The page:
The Zeus Dig Goes Deeper



Mar|Apr 09 Contents
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From a small trench on a Grecian mountaintop, more light has been shed on the shadowy myth that chronicles the birth of Zeus, king of gods. David Gilman Romano Gr’81, a senior research scientist at the Penn Museum, has found additional evidence to complement the objects his team previously unearthed from an ancient altar site on Mount Lykaion, in the Peloponnesus region of Arcadia [“Gazetteer,” Mar|Apr 2008].

While legend often pinpoints Mount Ida—on the island of Crete—as Rhea’s chosen hideaway for the birth, Romano’s findings challenge that notion. The latest artifacts include over 50 Mycenaean drinking vessels, fragments of human and animal figurines, and the burned bones of animals, which are indicative of cult activity.

“The new evidence strongly suggests that there were drinking (and perhaps feasting) parties taking place on the top of the mountain in the Late Helladic period, around 3,300 or 3,400 years ago,” said Romano. He posits that memories of the cult’s antiquity planted the seeds of Arcadia’s long-standing, though contested, claims to Zeus’ birthplace, and that this evidence confirms their assertion.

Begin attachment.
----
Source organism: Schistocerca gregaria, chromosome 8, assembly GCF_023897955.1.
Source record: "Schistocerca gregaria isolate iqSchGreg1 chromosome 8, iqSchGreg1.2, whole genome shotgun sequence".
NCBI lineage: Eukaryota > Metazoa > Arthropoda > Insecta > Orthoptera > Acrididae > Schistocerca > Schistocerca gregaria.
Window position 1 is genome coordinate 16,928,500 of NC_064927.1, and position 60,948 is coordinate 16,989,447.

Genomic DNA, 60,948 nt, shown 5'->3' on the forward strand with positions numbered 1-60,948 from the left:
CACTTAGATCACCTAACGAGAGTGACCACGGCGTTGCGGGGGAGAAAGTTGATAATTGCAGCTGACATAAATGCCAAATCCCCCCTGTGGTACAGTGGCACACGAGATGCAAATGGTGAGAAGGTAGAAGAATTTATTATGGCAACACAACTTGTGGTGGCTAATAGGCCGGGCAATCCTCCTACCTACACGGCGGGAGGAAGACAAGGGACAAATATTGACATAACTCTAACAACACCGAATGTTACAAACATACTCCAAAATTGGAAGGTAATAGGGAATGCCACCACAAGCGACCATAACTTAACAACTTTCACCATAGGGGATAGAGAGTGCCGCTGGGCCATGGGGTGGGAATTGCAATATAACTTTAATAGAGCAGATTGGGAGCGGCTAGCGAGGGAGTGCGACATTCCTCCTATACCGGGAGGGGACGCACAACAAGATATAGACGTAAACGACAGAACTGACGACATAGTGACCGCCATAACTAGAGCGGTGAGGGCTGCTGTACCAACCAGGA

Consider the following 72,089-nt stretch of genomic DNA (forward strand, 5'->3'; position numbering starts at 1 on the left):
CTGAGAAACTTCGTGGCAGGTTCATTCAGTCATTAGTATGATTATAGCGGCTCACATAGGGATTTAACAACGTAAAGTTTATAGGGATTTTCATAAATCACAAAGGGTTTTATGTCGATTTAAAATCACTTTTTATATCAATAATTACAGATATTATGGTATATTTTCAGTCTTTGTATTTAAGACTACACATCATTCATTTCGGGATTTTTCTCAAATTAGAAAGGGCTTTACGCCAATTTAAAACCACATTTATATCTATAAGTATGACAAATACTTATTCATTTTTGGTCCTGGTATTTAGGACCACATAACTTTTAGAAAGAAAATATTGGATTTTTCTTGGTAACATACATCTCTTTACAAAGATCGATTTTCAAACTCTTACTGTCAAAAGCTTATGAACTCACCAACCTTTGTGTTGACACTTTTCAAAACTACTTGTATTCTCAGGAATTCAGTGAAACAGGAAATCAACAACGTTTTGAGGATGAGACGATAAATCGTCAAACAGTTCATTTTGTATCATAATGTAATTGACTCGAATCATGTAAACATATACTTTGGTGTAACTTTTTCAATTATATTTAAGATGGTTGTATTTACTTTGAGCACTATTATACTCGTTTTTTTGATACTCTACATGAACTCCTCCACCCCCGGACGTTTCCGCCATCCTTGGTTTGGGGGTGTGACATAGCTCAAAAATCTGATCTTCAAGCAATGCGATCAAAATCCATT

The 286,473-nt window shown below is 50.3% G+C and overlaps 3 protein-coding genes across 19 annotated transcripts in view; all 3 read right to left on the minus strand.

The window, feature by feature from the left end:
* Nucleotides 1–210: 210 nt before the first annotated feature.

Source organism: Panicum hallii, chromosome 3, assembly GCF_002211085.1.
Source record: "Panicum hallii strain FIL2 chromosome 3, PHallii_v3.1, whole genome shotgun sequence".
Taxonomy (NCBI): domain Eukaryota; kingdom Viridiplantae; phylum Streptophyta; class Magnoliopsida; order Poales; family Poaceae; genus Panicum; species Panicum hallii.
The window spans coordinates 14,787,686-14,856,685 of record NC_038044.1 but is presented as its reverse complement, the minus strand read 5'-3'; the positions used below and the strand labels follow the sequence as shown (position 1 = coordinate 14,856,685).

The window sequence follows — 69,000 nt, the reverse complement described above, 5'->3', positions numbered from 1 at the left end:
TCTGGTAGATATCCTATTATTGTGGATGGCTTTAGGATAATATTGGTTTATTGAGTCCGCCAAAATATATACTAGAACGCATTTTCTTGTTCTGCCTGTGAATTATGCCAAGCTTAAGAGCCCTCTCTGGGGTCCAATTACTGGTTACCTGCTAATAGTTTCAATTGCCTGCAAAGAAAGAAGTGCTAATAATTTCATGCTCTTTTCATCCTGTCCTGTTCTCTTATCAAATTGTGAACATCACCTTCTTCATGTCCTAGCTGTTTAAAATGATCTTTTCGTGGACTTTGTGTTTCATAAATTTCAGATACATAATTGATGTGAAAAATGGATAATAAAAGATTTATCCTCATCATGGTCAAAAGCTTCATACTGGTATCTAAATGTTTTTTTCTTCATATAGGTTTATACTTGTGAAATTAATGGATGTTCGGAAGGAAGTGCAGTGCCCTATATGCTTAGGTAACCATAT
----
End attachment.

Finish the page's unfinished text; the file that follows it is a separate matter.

The time period from which the objects derive also lines up with the first mention of Zeus as a deity receiving votive offerings in documents inscribed with Linear B, an archaic form of the Greek language. Additionally, Linear B provides words for “open-fire altar” and “sacred area,” which could describe the shrine on Mt. Lykaion.

More recent strata from the same trench have yielded artifacts such as miniature bronze tripods, silver coins, and other dedications, including a bronze hand holding a silver lightning bolt—most likely a representation of Zeus himself, who, as the ruler of the sky, enjoyed command of thunder and lightning. The stratigraphic continuity of archaeological evidence for cult activity on Mt. Lykaion suggests that it occurred uninterrupted well into the Hellenistic period—a rarely documented phenomenon in the Greek world.

—Emily Kohlhas C’09



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Left: Miniature bronze tripod, circa 700 BCE,
from the ash altar of Zeus trench.

  ©2009 The Pennsylvania Gazette
Last modified 3/03/09